DePaul athletics are giving back to the community, joining the Chicago Park District in renovating the legendary Margaret Hie Ding Lin Park on Chicago’s South Side. The public park is located at 1735 S. State St. and it features a basketball court, which will be fully renovated to provide additional opportunities for basketball programming for the community, per the university.
The groundbreaking ceremony featured DePaul athletic director DeWayne Peevy, men’s head basketball coach Tony Stubblefield, women’s head coach Doug Bruno, Third Ward Alderman Pat Dowell and Chicago Park District general superintendent and CEO Michael Kelly. The renovation will provide an avenue of access to the city’s youth through basketball.
The project was brought to the school’s agenda last year by Steve Stout, chief of staff to the president’s office. Peevy not only agreed with the idea, but emphasized a role for DePaul athletics to play in the project. He believed it was important for the athletics department to participate in the new community effort.
“Stout gave me a chance to ask how athletics can get involved with the project,” Peevy said. “I got a chance with Athletics to put a sports spin on [the project]. For us to be more directly involved from our standpoint, that was the opportunity for me right when I got here last year.”
Peevy brought the project’s attention to Stubblefield and Bruno. Both were on board with the school’s community efforts. Bruno stated that the Lin project made sense, and it was a win-win situation for the university.
“[Lin Park] is a safe place in the city of Chicago to play basketball,” Bruno said. “It was a win for the community because they needed the upgrades. It was a win for DePaul because it allowed us to be part of an iconic city program that both men and women basketball want to be a part of. It allows us to put on clinics as well. It all ties together.”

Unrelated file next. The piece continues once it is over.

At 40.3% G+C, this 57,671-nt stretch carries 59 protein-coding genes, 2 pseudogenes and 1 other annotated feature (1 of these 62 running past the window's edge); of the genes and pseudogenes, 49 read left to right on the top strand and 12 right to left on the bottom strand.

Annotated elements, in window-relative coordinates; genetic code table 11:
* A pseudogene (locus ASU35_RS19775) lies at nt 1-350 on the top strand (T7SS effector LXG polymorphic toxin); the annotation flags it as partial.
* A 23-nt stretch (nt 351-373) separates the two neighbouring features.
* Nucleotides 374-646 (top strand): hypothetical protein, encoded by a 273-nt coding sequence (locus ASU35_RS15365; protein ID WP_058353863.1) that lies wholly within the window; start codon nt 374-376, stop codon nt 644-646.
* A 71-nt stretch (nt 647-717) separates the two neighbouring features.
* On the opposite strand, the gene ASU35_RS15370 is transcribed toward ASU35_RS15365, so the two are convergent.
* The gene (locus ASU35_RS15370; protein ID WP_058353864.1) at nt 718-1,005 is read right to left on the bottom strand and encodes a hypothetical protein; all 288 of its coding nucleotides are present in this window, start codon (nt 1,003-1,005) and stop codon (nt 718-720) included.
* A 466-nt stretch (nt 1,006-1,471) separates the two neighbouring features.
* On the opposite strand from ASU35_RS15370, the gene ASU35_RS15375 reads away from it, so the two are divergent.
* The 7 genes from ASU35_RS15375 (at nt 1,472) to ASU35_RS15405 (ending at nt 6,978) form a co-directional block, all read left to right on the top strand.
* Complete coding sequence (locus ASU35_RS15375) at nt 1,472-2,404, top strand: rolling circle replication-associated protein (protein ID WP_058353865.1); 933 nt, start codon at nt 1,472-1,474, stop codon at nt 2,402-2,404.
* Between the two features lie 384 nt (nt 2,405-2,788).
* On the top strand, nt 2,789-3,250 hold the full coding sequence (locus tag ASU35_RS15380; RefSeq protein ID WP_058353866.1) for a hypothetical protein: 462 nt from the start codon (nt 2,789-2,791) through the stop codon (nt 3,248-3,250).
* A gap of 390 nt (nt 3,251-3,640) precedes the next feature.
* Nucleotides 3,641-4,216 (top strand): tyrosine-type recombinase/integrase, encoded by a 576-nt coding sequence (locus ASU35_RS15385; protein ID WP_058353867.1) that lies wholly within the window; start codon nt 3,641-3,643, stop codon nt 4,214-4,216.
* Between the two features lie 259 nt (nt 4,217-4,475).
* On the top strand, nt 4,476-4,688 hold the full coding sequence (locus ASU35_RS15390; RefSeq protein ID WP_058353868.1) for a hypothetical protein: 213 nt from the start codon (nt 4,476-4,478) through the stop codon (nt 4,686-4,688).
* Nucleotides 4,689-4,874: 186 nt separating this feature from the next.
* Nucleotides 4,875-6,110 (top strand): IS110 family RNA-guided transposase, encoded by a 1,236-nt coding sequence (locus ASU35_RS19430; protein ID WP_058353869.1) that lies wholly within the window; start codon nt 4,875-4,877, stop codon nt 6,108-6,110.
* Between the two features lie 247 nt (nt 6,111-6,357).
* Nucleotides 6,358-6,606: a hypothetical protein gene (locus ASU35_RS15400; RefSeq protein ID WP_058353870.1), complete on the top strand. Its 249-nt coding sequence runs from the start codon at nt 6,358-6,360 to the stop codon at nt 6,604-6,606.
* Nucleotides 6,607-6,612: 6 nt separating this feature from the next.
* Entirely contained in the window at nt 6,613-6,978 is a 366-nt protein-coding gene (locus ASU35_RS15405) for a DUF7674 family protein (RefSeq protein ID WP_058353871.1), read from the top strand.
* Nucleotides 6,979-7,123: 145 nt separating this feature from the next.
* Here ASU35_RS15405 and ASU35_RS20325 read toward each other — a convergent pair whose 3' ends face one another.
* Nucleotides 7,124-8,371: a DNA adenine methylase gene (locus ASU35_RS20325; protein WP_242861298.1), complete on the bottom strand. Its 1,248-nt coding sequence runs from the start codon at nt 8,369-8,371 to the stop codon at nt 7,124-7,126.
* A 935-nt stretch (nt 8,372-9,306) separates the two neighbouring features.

Per Peevy, DePaul’s athletics is currently ranked 14th in the country for community service hours. According to Bruno, it is part of the department’s job to be involved in the community.
“DePaul is all about service,” Bruno said. “We believe it is part of our job to be involved in the community. The Lin Park project gives us another avenue to be involved with community service.”
Junior center Nick Ongenda was one of the participants in the promotional video for the project. Originally from Toronto, he was unaware of what the park meant to the city. Once he learned about it, he was elated to hear how he can be part of a meaningful project.
“It meant a lot to me to be a part of this role in giving back to the community,” Ongenda said. “We do everything for the fans and whomever is watching is us. They are the people that make us who we are. We play for them so I feel like this part means a lot to the people and I would like to contribute where I can.”
Peevy wants to continue to add more community efforts for the athletics program and students as a whole. Lin Park is just the beginning, and he wants to be more intentional in taking a bigger role investing back into the community.
“We really want to be part of this community, but it starts with us doing our part,” Peevy said. “I want to be more intentional about what we’re doing here in Lincoln Park and on our campus with our students, but also with what we’re doing out in our community.”